Also, see  Sex Workers Rights Joint Statement

Please see below the list and emails/phone numbers of the 5 subcommittee members to call or send your letters.


Renny Cushing 395 Winnacunnet Road Hampton, NH  03842-2732

Phone (603)926-2737



Dave Testerman  PO Box 36  Franklin, NH  03235-0036

Phone*: (603) 320-9524



Dennis Fields 429 Lower Bay Road Sanbornton, NH  03269-2712

Phone: (603)528-6224



Jody McNally  13 Stillwater Circle Rochester, NH  03839-4962

Phone (603)330-7655



Linn Opderbecke 10 Pearson Drive Dover, NH  03820-4621

Phone: (603)742-4119




For more information contact

Bella Robinson

401 525 8757


N.H. HB 287 Criminal Justice and Public Safety Committee

HB 287 – AS INTRODUCED 2017 SESSION 17-0736 04/01
 BILL 287

AN ACT establishing a committee to study decriminalizing sex work.
SPONSORS: Rep. E. Edwards, Hills. 11; Rep. Bouldin, Hills. 12; Rep. McGuire, Merr. 29; Rep. Murray, Rock. 24 COMMITTEE: Criminal Justice and Public Safety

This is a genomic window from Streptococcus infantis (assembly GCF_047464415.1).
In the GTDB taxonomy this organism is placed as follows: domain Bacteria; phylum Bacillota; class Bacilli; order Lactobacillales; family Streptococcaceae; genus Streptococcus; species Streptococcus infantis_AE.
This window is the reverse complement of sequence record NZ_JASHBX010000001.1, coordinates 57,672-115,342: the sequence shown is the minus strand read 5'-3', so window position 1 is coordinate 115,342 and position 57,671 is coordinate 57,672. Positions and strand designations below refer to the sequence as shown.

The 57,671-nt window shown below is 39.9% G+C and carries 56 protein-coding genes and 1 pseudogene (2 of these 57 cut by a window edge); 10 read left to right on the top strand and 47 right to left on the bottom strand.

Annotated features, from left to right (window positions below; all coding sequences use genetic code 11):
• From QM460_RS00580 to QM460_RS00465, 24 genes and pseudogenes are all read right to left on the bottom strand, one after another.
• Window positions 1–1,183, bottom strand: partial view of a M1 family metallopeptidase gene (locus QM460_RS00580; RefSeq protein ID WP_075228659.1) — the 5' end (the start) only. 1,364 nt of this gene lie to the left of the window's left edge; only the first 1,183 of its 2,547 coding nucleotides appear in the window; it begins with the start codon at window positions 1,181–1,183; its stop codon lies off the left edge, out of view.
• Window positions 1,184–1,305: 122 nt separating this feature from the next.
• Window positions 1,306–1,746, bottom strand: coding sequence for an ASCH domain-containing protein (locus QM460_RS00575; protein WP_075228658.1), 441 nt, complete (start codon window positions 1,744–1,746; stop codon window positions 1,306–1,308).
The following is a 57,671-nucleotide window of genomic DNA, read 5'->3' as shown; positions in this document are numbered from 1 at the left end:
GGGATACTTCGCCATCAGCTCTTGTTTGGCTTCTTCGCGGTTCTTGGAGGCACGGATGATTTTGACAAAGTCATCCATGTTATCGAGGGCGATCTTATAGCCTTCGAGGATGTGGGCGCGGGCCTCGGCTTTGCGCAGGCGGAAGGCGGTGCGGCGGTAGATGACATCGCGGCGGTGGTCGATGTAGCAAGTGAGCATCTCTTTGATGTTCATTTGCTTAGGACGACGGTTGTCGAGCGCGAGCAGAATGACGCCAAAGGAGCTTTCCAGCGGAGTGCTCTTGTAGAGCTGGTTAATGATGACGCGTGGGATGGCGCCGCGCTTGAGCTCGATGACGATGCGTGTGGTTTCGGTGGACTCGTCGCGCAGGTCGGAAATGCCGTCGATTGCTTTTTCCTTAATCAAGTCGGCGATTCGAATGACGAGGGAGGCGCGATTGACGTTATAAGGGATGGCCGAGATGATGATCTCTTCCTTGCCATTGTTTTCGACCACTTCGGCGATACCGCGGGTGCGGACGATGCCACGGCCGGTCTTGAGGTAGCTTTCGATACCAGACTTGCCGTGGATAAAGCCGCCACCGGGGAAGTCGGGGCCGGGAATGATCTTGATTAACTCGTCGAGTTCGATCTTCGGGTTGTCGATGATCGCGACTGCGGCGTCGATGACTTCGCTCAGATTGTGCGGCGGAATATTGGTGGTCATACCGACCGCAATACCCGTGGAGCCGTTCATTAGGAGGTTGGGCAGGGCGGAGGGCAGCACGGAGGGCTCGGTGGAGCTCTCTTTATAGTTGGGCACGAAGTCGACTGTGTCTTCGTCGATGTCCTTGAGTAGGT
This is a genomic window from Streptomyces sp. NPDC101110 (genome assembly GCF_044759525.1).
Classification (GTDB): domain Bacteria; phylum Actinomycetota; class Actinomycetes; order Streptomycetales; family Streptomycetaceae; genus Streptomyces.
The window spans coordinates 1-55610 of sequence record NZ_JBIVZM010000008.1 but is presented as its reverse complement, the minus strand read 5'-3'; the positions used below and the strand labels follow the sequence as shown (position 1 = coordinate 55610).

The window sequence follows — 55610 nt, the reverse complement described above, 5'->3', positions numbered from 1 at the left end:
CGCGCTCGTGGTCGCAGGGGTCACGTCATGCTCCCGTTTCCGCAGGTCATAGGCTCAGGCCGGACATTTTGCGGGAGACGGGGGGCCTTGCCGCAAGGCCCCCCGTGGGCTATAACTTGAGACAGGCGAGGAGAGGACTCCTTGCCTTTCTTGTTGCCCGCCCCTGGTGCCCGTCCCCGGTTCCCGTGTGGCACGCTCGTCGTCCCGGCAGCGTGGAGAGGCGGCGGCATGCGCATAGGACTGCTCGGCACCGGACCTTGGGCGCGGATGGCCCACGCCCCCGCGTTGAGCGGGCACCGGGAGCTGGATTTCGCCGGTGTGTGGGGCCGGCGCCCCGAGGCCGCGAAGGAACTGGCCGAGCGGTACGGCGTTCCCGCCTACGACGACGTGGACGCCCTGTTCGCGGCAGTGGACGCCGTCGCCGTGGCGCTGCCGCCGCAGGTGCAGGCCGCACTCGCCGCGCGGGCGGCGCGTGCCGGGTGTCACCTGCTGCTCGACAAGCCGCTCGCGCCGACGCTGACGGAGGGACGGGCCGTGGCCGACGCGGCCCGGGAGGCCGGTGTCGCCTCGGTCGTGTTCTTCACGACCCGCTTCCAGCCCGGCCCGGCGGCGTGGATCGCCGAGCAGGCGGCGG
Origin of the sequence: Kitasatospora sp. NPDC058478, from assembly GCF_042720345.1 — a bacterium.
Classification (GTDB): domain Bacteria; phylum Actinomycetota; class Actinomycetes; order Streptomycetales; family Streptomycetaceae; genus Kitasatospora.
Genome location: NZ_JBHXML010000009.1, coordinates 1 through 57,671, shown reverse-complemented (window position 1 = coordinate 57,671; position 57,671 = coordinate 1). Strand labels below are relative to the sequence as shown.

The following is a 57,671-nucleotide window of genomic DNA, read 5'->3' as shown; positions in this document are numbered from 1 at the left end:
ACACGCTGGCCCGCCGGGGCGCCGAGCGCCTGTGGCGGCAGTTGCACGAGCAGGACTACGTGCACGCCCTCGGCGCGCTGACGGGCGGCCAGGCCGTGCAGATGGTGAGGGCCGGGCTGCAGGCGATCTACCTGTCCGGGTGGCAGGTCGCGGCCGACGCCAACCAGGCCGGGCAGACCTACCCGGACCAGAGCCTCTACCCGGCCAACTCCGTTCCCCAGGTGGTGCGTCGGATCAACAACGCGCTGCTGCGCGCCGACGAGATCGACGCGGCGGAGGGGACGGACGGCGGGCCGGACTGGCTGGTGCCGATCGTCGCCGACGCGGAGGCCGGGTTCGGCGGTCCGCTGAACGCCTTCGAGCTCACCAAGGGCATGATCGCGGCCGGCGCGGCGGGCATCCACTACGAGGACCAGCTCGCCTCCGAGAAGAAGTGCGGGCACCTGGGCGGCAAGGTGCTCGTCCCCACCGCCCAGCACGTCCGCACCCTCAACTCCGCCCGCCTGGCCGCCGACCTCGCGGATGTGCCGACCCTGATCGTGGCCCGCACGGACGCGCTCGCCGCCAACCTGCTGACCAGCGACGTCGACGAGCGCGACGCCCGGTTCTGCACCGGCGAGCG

This bill establishes a committee to study the decriminalization of sex work.  

 – – – – – – – – – – – – – – – – – – – – – – – – – – – – – – – – – – – – – – – – – – – – – – – – Explanation: Matter added to current law appears in bold italics.

Matter removed from current law appears [in brackets and struckthrough.]

Matter which is either (a) all new or (b) repealed and reenacted appears in regular type.




 In the Year of Our Lord Two Thousand Seventeen

 AN ACT establishing a committee to study decriminalizing sex work.

 Be it Enacted by the Senate and House of Representatives in General Court convened:

1  Committee Established.  There is established a committee to study the decriminalization of sex work.

2  Membership and Compensation.

I.  The members of the committee shall be as follows: